I came across a sentence in a recent NYT article.

In recent days, Page Six reported that the former CBS anchor Charlie Rose, accused by employees of acts ranging from groping to walking around naked in their presence, is shopping a return to television.

It appears that shop here means to plan, and the author is saying Charlie Rose is planning a return to television. But I can't find any dictionary evidence to back that up. Neither the ODO nor Merriam Webster's definitions of shop have such a meaning. Is this a correct usage?


2 Answers 2


When shop is used transitively, the direct object can be

a) a place where something can be purchased, in which case it means "to visit a place intending to buy something sold there":

We shop that store regularly. It's never ever the same place twice.

We shop the local farmer's market on Saturday mornings for fresh produce.


b) a commodity, in which case it means "to present something as valuable with the intention of selling or trading it, or benefiting from a commercial transaction that involves it":

When his contract was up, the football player shopped himself to other teams.

The baseball team shopped their star outfielder, hoping to pick up an ace pitcher.

return is an odd object for transitive shop. It is like saying "The ace pitcher shopped a return to baseball two years after undergoing elbow surgery". It isn't quite right. The implication of this transitive use of the verb is that Charlie Rose is presenting himself to TV execs as a valuable commodity, which, if successful—if they "buy" that notion— would result in his return to TV.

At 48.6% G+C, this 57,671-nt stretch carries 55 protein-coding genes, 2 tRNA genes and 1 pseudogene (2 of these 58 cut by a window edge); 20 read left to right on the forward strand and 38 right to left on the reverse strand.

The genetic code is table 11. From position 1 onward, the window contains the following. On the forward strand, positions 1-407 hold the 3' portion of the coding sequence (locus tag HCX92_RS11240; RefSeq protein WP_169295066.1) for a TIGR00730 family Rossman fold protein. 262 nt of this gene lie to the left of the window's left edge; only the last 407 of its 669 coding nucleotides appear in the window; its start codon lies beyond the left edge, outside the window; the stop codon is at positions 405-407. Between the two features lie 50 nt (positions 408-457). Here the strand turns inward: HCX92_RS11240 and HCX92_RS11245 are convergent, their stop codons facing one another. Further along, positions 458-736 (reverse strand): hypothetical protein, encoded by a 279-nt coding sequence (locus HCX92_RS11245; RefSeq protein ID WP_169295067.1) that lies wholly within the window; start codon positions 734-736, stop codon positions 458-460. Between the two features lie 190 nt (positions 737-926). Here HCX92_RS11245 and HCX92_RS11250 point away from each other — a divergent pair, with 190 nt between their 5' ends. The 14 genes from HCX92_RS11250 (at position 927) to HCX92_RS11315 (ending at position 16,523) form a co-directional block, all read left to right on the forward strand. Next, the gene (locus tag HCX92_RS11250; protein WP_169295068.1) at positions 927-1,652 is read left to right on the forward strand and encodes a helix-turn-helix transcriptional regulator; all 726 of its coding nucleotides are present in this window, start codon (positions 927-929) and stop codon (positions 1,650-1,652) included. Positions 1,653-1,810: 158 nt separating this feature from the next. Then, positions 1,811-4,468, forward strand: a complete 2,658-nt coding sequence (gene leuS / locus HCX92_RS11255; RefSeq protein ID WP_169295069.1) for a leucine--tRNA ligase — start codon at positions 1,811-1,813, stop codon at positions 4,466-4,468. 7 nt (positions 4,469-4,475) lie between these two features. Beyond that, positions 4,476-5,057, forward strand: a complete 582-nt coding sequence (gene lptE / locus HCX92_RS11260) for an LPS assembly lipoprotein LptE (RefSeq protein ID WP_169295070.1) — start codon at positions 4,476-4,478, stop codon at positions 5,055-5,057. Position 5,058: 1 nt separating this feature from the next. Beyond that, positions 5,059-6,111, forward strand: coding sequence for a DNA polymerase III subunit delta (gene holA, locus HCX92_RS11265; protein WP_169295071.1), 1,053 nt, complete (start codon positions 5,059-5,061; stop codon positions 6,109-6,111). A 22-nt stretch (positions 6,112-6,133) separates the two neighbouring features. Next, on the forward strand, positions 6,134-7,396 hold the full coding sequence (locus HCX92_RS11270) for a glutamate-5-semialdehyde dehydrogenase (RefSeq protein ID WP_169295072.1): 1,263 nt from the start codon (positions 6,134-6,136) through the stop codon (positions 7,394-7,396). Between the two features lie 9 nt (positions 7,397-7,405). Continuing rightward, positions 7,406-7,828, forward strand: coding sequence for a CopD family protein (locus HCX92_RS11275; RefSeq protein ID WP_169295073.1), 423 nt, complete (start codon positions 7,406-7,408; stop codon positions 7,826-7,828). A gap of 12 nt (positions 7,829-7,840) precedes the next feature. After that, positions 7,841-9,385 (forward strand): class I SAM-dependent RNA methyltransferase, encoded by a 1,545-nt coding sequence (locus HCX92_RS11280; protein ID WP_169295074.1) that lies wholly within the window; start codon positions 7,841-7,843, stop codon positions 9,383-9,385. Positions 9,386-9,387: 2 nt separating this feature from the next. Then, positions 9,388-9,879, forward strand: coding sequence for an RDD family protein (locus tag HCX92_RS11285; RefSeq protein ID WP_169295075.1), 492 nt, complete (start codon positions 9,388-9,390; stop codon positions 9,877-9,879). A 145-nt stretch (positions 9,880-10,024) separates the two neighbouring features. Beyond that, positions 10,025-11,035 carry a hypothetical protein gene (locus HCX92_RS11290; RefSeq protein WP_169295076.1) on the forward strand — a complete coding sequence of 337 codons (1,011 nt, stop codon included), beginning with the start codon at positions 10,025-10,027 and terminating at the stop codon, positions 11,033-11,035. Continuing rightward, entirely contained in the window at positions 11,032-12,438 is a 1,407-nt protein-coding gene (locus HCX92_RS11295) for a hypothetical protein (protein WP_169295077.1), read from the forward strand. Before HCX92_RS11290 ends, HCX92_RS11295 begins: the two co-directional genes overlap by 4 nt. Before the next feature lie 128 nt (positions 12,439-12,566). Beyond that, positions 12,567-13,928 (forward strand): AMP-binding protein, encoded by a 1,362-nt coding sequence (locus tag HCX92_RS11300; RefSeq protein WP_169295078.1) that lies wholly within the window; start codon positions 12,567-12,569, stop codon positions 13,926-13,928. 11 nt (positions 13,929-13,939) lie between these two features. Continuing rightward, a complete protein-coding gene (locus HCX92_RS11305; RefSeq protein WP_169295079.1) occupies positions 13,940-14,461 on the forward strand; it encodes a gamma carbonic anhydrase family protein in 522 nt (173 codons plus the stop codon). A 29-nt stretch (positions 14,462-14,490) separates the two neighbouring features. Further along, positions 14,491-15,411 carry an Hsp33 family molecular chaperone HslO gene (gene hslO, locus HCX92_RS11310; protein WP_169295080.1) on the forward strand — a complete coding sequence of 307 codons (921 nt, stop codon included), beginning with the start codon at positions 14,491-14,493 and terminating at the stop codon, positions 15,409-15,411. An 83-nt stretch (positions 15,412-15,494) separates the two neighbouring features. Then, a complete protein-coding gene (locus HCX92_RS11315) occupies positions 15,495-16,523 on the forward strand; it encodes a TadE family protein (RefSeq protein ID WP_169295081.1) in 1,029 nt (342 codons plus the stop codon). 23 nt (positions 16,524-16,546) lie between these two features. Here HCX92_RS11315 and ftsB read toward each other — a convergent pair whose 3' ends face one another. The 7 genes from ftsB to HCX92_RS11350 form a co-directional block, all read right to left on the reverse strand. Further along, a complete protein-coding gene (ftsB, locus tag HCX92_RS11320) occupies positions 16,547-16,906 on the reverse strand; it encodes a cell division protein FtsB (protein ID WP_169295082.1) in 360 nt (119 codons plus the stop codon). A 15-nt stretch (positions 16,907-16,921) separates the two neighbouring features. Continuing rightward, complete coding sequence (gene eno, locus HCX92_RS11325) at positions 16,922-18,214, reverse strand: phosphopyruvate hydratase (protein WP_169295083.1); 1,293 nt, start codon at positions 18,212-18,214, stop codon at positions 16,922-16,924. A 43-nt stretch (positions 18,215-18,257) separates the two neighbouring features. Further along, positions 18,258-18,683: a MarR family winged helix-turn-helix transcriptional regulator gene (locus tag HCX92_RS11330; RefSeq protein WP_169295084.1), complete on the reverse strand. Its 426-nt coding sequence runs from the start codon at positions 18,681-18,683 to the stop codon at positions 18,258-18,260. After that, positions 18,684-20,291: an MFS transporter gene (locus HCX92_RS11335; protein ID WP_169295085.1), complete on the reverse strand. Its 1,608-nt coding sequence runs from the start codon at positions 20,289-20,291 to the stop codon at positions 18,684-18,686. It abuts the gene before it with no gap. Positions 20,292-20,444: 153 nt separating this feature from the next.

• Max's answer is great and more upvoted, but I find this answer's explanation clearer.
    – Eddie Kal
    May 10, 2018 at 1:55

Yes, it appears he's planning a return, but shop does not mean plan. This usage of shop is common. M-W has

3 : to offer for consideration or acceptance; especially : to offer for sale or in a trade —often used with around
shopping the manuscript around

You could interpret the original as saying that he's pitching a return to television.

  • I thought about that. I wasn't sure this was a fit for the usage of the word in the sentence because it doesn't appear necessary for him to offer his return for others' consideration. He is already making moves for a comeback.
    – Eddie Kal
    May 7, 2018 at 5:03
  • @L.Moneta He's not offering his return for consideration. He's offering a show which will be his return.
    – Em.
    May 7, 2018 at 5:26
  • 1
    +1. pitching is an excellent paraphrase.
    – TimR
    May 7, 2018 at 11:05
  • @Tᴚoɯɐuo in fact, that pitching made me(as a learner) even harder to understand. I would probably ask what pitching a return mean here. :(
    – dan
    May 8, 2018 at 0:33
  • 1
    @dan: Look up sales pitch (the noun) and to pitch a product or service (the verb) The original NYTimes article would have been clearer had it said is pitching instead of is shopping.
    – TimR
    May 10, 2018 at 10:30

You must log in to answer this question.

Not the answer you're looking for? Browse other questions tagged .